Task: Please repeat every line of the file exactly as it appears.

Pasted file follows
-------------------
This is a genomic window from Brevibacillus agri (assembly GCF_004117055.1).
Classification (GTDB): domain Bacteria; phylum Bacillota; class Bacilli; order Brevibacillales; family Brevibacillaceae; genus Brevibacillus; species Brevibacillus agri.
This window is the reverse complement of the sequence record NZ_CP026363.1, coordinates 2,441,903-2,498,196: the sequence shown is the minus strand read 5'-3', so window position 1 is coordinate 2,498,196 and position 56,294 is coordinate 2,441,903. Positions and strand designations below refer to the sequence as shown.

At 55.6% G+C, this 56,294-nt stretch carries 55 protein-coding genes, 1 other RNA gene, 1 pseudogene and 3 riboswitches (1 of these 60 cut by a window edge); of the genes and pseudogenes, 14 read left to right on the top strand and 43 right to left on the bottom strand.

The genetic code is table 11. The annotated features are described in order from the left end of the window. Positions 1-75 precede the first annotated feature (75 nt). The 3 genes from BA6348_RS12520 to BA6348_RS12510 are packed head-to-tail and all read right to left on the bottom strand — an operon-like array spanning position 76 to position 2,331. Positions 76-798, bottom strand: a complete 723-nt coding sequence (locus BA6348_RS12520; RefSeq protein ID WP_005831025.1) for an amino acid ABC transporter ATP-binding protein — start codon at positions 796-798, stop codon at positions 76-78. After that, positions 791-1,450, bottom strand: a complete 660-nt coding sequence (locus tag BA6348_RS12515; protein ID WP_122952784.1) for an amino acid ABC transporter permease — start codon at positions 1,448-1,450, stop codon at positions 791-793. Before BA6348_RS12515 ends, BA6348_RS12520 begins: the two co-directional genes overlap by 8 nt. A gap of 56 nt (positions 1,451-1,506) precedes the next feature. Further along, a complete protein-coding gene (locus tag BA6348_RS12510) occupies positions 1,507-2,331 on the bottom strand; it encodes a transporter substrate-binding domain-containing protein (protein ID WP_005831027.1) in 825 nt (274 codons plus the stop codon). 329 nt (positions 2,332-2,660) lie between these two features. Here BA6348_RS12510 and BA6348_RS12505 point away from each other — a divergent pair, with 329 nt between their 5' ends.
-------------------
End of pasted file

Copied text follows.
This is a genomic window from Brevibacillus agri (assembly GCF_004117055.1).
Classification (GTDB): domain Bacteria; phylum Bacillota; class Bacilli; order Brevibacillales; family Brevibacillaceae; genus Brevibacillus; species Brevibacillus agri.
This window is the reverse complement of the sequence record NZ_CP026363.1, coordinates 2,441,903-2,498,196: the sequence shown is the minus strand read 5'-3', so window position 1 is coordinate 2,498,196 and position 56,294 is coordinate 2,441,903. Positions and strand designations below refer to the sequence as shown.

At 55.6% G+C, this 56,294-nt stretch carries 55 protein-coding genes, 1 other RNA gene, 1 pseudogene and 3 riboswitches (1 of these 60 cut by a window edge); of the genes and pseudogenes, 14 read left to right on the top strand and 43 right to left on the bottom strand.

The genetic code is table 11. The annotated features are described in order from the left end of the window. Positions 1-75 precede the first annotated feature (75 nt). The 3 genes from BA6348_RS12520 to BA6348_RS12510 are packed head-to-tail and all read right to left on the bottom strand — an operon-like array spanning position 76 to position 2,331. Positions 76-798, bottom strand: a complete 723-nt coding sequence (locus BA6348_RS12520; RefSeq protein ID WP_005831025.1) for an amino acid ABC transporter ATP-binding protein — start codon at positions 796-798, stop codon at positions 76-78. After that, positions 791-1,450, bottom strand: a complete 660-nt coding sequence (locus tag BA6348_RS12515; protein ID WP_122952784.1) for an amino acid ABC transporter permease — start codon at positions 1,448-1,450, stop codon at positions 791-793. Before BA6348_RS12515 ends, BA6348_RS12520 begins: the two co-directional genes overlap by 8 nt. A gap of 56 nt (positions 1,451-1,506) precedes the next feature. Further along, a complete protein-coding gene (locus tag BA6348_RS12510) occupies positions 1,507-2,331 on the bottom strand; it encodes a transporter substrate-binding domain-containing protein (protein ID WP_005831027.1) in 825 nt (274 codons plus the stop codon). 329 nt (positions 2,332-2,660) lie between these two features. Here BA6348_RS12510 and BA6348_RS12505 point away from each other — a divergent pair, with 329 nt between their 5' ends.